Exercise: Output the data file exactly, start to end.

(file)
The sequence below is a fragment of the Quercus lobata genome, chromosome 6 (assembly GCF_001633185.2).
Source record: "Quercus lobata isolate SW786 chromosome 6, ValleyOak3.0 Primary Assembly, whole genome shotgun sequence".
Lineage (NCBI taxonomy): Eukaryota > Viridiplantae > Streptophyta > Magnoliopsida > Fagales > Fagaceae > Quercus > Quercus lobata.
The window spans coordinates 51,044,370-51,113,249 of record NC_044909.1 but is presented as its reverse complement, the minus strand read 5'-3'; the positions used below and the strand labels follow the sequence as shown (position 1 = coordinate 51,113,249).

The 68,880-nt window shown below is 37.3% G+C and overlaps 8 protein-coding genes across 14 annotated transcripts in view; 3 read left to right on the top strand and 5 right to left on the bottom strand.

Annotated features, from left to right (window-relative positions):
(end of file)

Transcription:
The sequence below is a fragment of the Quercus lobata genome, chromosome 6 (assembly GCF_001633185.2).
Source record: "Quercus lobata isolate SW786 chromosome 6, ValleyOak3.0 Primary Assembly, whole genome shotgun sequence".
Lineage (NCBI taxonomy): Eukaryota > Viridiplantae > Streptophyta > Magnoliopsida > Fagales > Fagaceae > Quercus > Quercus lobata.
The window spans coordinates 51,044,370-51,113,249 of record NC_044909.1 but is presented as its reverse complement, the minus strand read 5'-3'; the positions used below and the strand labels follow the sequence as shown (position 1 = coordinate 51,113,249).

The 68,880-nt window shown below is 37.3% G+C and overlaps 8 protein-coding genes across 14 annotated transcripts in view; 3 read left to right on the top strand and 5 right to left on the bottom strand.

Annotated features, from left to right (window-relative positions):